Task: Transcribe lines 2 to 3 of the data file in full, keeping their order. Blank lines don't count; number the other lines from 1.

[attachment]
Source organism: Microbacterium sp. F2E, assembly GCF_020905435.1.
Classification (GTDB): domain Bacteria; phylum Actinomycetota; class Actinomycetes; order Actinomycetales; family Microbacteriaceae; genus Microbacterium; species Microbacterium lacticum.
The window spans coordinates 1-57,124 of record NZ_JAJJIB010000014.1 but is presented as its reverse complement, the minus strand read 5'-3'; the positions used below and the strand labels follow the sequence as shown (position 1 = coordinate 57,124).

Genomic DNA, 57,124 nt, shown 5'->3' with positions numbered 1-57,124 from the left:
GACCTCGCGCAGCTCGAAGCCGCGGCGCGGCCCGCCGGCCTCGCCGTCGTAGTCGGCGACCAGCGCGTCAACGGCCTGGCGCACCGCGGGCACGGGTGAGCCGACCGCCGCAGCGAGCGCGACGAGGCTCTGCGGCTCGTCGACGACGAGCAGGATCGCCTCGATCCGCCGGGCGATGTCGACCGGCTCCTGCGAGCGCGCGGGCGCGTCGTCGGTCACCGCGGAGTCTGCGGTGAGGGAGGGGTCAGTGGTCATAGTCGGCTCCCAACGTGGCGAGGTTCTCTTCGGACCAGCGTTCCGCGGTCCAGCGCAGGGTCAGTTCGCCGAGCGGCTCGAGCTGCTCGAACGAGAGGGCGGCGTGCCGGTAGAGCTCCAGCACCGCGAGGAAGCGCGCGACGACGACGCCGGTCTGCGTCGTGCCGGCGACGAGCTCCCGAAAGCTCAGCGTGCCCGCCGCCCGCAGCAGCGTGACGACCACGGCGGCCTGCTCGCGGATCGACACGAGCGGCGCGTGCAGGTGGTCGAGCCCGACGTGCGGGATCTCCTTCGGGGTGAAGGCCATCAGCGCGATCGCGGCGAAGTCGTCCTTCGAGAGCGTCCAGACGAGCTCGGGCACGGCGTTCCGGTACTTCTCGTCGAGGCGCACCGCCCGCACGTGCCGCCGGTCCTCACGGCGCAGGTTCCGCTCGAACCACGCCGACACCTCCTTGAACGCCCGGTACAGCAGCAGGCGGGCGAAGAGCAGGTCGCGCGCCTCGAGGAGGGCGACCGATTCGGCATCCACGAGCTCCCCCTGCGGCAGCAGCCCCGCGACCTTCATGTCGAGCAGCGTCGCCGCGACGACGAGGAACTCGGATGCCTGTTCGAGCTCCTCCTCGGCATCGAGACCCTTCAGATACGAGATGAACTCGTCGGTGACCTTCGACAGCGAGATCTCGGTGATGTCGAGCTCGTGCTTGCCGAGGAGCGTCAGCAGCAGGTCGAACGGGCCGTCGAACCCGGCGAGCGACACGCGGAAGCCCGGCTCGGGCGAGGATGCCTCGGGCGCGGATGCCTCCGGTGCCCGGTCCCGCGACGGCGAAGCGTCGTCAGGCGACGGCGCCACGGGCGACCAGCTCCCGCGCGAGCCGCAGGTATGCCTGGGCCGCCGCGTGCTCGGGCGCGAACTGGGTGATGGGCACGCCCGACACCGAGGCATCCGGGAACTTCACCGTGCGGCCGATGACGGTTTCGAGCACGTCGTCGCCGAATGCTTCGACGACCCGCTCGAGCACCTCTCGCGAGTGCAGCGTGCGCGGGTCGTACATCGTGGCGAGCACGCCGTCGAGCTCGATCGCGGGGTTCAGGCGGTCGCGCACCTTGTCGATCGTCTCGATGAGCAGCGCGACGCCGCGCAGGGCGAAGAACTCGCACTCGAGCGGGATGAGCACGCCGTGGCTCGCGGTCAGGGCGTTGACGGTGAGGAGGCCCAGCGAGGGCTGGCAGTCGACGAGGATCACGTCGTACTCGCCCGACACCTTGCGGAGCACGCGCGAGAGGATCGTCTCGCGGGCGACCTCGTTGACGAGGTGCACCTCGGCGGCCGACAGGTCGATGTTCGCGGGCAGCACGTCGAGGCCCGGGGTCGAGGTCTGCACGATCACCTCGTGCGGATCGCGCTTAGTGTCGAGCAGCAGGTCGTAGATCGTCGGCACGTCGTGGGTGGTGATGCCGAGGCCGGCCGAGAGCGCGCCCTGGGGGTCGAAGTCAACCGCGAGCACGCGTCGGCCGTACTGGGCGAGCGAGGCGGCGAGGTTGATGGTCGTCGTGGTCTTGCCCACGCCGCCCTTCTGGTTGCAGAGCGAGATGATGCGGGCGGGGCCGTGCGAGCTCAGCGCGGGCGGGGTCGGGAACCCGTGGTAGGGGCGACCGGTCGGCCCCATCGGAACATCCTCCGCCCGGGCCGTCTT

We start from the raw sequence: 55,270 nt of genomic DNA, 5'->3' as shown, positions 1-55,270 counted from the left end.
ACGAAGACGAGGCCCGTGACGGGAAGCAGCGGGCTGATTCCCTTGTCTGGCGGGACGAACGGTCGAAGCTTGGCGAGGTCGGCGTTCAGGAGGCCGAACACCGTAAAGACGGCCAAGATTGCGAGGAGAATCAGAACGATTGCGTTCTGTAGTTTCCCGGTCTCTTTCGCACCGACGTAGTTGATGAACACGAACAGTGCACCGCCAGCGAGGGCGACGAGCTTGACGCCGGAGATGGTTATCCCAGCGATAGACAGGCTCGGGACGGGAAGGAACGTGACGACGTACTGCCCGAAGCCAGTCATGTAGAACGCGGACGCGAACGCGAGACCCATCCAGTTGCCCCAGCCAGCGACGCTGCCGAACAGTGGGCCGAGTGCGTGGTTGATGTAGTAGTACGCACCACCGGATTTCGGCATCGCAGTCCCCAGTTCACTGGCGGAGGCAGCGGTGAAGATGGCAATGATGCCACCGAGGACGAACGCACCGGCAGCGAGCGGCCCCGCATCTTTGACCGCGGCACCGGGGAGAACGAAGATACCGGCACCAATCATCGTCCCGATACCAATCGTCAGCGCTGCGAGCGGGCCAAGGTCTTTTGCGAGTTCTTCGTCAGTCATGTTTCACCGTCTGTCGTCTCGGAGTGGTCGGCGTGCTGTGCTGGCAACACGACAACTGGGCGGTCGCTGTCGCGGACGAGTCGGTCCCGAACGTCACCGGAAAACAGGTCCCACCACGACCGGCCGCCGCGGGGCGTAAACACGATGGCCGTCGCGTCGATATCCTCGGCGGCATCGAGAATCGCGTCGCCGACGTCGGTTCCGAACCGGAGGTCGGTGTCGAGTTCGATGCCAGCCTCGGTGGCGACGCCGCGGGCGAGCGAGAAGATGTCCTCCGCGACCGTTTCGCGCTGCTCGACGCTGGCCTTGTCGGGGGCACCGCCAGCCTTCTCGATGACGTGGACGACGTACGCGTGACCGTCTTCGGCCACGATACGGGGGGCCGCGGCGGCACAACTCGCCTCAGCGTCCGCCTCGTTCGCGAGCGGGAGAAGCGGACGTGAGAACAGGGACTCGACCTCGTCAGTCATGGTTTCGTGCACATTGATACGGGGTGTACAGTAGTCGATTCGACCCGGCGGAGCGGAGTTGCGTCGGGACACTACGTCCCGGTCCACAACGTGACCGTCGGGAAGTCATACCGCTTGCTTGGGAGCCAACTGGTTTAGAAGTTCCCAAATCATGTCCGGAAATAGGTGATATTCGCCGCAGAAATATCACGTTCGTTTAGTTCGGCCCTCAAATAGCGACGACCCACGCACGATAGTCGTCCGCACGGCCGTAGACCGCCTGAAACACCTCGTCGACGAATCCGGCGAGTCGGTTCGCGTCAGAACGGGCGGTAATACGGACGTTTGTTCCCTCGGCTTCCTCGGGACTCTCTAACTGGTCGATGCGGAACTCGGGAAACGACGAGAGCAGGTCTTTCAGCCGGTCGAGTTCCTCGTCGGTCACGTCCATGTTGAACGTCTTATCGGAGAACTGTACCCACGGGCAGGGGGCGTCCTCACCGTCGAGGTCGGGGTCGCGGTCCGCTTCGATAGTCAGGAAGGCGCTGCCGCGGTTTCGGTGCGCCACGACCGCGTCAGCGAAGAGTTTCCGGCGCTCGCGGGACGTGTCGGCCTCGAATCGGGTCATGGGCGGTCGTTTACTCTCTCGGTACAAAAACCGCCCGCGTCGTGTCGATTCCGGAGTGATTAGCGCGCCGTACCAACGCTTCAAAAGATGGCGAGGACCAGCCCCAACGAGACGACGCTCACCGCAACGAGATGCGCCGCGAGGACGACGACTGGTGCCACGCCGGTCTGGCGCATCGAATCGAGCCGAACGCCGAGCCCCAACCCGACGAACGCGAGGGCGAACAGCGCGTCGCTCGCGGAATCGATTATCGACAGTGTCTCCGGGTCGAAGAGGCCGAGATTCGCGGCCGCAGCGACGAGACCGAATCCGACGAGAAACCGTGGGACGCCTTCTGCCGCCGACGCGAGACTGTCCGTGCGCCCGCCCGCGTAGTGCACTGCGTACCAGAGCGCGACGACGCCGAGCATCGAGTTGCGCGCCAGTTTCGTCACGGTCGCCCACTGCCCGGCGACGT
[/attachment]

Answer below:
Classification (GTDB): domain Bacteria; phylum Actinomycetota; class Actinomycetes; order Actinomycetales; family Microbacteriaceae; genus Microbacterium; species Microbacterium lacticum.
The window spans coordinates 1-57,124 of record NZ_JAJJIB010000014.1 but is presented as its reverse complement, the minus strand read 5'-3'; the positions used below and the strand labels follow the sequence as shown (position 1 = coordinate 57,124).